Region 2 – The Pennsylvania Dutch Country

Consisting of 25 counties representing a culinary region roughly the same size as Switzerland, the Pennsylvania Dutch region is by far the richest in terms of variety and foodways. Blending culinary traditions from Swabia, Alsace, Switzerland, and the German Palatinate with New World ingredients, this unique American style of cookery is also the most extensively studied, with over 1600 dishes not found elsewhere in the state. Authentic Dutch cuisine is essentially farmhouse fare and does not readily adapt to restaurant style presentation. However, a new movement is exploring the reinvention of this traditional fare in the light of farm-to-table menus.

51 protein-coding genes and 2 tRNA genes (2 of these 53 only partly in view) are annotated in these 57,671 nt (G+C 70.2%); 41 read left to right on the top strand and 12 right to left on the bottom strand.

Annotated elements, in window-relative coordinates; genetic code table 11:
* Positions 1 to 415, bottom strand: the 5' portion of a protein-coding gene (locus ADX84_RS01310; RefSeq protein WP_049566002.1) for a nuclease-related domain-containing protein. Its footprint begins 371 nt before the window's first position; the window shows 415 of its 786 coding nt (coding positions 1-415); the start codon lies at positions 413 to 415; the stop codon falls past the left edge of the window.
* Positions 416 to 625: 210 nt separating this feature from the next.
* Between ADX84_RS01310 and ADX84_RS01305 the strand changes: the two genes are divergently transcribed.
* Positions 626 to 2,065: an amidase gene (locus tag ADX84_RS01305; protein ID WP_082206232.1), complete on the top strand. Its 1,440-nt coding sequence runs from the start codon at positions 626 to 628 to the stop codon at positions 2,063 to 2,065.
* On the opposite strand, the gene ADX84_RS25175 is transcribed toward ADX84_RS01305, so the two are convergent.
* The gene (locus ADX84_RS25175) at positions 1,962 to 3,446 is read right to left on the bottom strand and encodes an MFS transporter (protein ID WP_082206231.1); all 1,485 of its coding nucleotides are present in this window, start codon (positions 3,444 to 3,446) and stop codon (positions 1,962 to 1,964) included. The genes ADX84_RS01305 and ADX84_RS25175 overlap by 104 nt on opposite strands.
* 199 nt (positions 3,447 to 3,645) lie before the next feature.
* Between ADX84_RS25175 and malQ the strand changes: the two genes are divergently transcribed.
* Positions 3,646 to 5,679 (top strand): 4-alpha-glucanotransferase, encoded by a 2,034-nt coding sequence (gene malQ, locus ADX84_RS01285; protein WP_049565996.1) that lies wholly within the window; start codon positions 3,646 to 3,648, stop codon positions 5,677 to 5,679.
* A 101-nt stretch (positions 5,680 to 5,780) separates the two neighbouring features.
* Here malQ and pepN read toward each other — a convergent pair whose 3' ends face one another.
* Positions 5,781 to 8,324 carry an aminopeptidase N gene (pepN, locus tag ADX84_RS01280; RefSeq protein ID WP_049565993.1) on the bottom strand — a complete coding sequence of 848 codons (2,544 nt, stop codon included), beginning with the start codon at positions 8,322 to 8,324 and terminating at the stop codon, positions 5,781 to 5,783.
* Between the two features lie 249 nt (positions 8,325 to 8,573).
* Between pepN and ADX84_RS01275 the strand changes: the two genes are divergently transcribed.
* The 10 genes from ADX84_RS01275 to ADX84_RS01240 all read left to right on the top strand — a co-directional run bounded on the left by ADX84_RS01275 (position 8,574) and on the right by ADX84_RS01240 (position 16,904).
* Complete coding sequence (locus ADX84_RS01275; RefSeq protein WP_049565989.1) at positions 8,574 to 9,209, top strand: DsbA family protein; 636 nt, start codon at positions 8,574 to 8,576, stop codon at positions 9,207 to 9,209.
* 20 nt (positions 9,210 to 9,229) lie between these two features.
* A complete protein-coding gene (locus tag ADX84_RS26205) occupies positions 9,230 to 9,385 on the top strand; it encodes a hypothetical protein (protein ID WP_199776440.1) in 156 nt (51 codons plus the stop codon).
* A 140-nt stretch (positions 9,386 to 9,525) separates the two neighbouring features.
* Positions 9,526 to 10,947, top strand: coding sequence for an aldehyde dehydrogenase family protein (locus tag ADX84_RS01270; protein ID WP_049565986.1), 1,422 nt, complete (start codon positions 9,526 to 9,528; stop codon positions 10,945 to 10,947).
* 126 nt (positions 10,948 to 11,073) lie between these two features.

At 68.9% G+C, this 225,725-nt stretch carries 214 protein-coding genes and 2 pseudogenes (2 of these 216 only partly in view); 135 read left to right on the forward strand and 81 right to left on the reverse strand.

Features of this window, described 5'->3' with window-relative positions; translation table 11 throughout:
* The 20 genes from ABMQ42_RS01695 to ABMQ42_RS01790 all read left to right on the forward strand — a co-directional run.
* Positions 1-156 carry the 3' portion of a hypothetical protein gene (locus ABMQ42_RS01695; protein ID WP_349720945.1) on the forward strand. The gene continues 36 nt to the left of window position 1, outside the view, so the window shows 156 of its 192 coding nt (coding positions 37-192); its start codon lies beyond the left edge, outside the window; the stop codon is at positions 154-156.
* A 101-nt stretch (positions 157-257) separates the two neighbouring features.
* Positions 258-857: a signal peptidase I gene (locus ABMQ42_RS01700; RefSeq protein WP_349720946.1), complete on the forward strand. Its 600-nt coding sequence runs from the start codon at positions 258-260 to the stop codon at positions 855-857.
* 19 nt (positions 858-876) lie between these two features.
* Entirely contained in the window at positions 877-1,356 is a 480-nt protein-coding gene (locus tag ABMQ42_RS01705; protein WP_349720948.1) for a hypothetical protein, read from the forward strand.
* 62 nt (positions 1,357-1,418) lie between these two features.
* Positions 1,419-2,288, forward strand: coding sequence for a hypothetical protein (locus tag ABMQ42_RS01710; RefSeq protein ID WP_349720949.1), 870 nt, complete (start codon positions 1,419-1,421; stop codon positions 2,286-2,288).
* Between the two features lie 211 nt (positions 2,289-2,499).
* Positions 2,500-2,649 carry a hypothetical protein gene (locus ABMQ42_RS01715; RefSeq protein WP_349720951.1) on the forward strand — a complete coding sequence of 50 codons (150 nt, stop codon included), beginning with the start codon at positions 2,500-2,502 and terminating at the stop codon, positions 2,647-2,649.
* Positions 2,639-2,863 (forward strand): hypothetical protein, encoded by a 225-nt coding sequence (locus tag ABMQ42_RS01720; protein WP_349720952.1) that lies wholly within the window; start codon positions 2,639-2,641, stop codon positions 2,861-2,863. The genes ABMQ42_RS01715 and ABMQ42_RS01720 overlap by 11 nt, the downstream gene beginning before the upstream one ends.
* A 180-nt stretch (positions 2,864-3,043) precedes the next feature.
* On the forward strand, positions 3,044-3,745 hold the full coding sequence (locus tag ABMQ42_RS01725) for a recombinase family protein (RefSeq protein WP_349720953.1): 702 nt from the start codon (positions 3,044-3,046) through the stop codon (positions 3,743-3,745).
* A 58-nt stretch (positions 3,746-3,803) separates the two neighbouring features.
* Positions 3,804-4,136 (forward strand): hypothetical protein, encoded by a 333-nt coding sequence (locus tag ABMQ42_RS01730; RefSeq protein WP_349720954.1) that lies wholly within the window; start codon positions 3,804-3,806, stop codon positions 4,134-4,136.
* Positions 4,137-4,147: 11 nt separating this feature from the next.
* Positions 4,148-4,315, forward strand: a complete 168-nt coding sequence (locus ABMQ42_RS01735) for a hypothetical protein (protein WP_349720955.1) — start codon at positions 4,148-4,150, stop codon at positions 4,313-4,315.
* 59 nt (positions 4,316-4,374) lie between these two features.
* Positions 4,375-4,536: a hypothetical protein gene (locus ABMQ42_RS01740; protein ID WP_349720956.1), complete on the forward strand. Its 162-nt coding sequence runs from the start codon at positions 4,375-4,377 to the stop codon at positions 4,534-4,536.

Miller's Smorgasbord

Menu in Pennsylvania Dutch dated 1954 from Miller’s Smorgasbord in Ronks, Pennsylvania. Established in 1929 Miller’s became a tourist Mecca famous for its chicken-and-waffle dinners. It was also the first restaurant in Lancaster County to welcome African-Americans, thus shaming other establishments in the Amish tourist belt to follow suit.

Pretzels, shoofly pie, chicken-and-waffles, teaberry ice cream, Bologna sausage, Datsch breads, Schales (vegetable tarts), Gumbis (deep-dish meat and cabbage casseroles), Mauldasche (pocket dumplings), Buwweschenkel (giant pirogies), saffron pot pie, and a rich array of pork charcouterie are only some of the unique foods found in this region.

Recommended Reading
William Woys Weaver. As American As Shoofly Pie. Philadelphia: University of
Pennsylvania Press, 2013. Available at
William Woys Weaver. Dutch Treats: Heirloom Recipes from Farmhouse Kitchens.
Pittsburgh: St. Lynn’s Press, 2016. Available at